And by the way, they still don't. So why isn't the rest of the world in a never ending crash? Oh, because it has nothing to do with these regulations at all, and never did.
 

Andylusion

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You leave out that Clinton's deregulation allowed the entire too big to fail scenario to happen in the first place.
So much for "free market" capitalism?
there has never been any such thing
So are you rejecting free market principles? Why?
I am stating a fact. Why do you have a problem with facts?
When the "fact" actually a rhetorical dodge. Yeah. I do

There has never been nor will there ever be an economic system unencumbered by law.
So the fuck what? What point were you trying to make with that statement?

Liberals do this shit all the time - usually to justify overbearing government. It's their go-to response when one points out that their plans violate liberty. They say there "has never been nor will there ever be" a perfectly free society. And I respond, as I did to you, with "So the fuck what?". Does that mean we should just say "fuck freedom" and embrace the all powerful state?
you people like to pretend that there can be some sort of completely lawless form of capitalism.

There can't be. Unless you want a system where contracts are meaningless and businesses have no laws to obey at all that is.
I've never suggested you can have a lawless form of capitalism. In fact, Capitalism requires rule of law.

How can you buy and sell property, unless you have property rights?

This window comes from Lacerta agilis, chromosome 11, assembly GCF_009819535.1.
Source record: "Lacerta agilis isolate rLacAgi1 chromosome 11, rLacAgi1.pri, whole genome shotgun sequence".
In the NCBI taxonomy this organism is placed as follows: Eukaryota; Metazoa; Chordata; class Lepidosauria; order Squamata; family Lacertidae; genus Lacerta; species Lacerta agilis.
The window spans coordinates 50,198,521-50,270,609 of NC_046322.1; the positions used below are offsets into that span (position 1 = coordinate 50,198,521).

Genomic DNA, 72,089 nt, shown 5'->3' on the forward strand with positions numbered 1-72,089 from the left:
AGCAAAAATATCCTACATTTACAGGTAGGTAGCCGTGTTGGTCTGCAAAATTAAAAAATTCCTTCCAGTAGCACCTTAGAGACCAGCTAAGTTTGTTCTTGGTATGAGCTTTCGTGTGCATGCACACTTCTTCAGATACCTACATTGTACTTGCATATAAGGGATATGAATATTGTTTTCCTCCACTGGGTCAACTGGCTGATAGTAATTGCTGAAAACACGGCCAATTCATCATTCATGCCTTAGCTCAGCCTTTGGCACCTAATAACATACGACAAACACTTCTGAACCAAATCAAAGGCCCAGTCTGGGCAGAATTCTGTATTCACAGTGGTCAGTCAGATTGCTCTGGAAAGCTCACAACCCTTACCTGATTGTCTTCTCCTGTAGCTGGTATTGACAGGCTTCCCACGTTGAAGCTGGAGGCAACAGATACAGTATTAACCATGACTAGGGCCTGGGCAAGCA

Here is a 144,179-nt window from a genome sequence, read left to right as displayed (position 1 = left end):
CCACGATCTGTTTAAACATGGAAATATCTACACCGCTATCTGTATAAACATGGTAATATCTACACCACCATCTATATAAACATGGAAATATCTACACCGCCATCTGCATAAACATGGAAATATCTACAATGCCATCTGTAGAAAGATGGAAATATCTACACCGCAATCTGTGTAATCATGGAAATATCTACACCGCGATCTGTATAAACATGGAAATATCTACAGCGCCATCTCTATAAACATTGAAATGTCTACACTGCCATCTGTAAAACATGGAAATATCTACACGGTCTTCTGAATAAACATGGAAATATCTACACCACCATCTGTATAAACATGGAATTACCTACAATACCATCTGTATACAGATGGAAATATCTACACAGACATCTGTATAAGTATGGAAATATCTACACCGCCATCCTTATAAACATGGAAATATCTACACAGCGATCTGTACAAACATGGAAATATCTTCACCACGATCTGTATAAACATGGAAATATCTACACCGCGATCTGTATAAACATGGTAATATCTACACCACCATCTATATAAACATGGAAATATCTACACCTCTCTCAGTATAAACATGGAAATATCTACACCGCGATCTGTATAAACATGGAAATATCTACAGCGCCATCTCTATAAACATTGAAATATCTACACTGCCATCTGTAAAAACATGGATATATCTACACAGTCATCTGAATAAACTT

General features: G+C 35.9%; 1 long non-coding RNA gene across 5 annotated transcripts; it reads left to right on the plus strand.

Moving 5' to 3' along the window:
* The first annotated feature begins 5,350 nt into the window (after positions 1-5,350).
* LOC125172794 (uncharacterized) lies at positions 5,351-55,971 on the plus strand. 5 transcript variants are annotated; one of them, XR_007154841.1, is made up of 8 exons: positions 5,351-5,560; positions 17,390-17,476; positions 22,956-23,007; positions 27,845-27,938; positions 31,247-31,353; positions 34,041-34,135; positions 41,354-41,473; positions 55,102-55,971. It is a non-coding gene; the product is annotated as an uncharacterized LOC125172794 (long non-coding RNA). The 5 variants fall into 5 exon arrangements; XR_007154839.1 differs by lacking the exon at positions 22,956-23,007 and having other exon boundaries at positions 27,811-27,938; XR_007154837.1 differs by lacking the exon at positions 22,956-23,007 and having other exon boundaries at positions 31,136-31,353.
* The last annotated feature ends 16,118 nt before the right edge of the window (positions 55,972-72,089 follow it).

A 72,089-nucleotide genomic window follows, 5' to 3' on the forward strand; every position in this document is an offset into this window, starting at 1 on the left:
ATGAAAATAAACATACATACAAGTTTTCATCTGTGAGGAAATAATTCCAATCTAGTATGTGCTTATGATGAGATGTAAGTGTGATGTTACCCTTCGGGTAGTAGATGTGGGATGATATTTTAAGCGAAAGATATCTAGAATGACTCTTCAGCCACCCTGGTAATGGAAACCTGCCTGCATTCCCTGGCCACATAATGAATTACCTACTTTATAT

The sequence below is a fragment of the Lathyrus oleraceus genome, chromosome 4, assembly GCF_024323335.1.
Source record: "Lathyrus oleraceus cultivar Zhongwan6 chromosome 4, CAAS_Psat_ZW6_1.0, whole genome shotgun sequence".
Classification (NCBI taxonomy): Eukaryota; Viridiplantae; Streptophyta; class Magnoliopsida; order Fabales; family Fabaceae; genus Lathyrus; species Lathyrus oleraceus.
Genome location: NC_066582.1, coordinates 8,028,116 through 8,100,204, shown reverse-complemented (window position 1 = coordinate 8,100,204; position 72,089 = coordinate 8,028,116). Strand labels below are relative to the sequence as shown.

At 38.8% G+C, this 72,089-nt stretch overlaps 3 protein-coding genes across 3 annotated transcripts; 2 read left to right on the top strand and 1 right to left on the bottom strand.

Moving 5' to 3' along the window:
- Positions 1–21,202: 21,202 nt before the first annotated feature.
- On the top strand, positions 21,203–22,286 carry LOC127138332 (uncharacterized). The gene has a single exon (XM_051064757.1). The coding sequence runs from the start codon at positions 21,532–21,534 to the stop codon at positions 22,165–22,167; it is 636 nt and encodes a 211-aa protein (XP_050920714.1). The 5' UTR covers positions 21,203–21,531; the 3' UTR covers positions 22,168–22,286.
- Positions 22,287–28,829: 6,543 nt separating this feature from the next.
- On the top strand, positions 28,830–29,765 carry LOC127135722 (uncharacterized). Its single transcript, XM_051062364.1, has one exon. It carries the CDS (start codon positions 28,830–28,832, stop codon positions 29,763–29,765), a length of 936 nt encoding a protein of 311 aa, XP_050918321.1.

You can't even leave home, if there is no rule of law, because everyone would take your stuff the moment you left the house.

So, that's not anything any capitalist has ever said.

What we're against is regulation. What is regulation?

Regulation is a limit on freedom, that isn't a violation of rights.

Do you have a right to force someone to pay you $40/hour? No. A minimum wage, is a violation of the freedom to work for whatever wage you and your employer agree to.

Regulation is saying that my insurance company is no longer allowed to offer me an insurance policy that covers my needs, because you don't like that, and thus the only policies are $350/month.

No one's rights are violated by having a basic policy that covers what I want, for a price I can afford.

Regulations are all bad. I have yet to see a case where regulation is actually needed, and when implemented has not resulted in more harm than good, and almost universally ends up being a benefit for the super rich at the expense of the poor.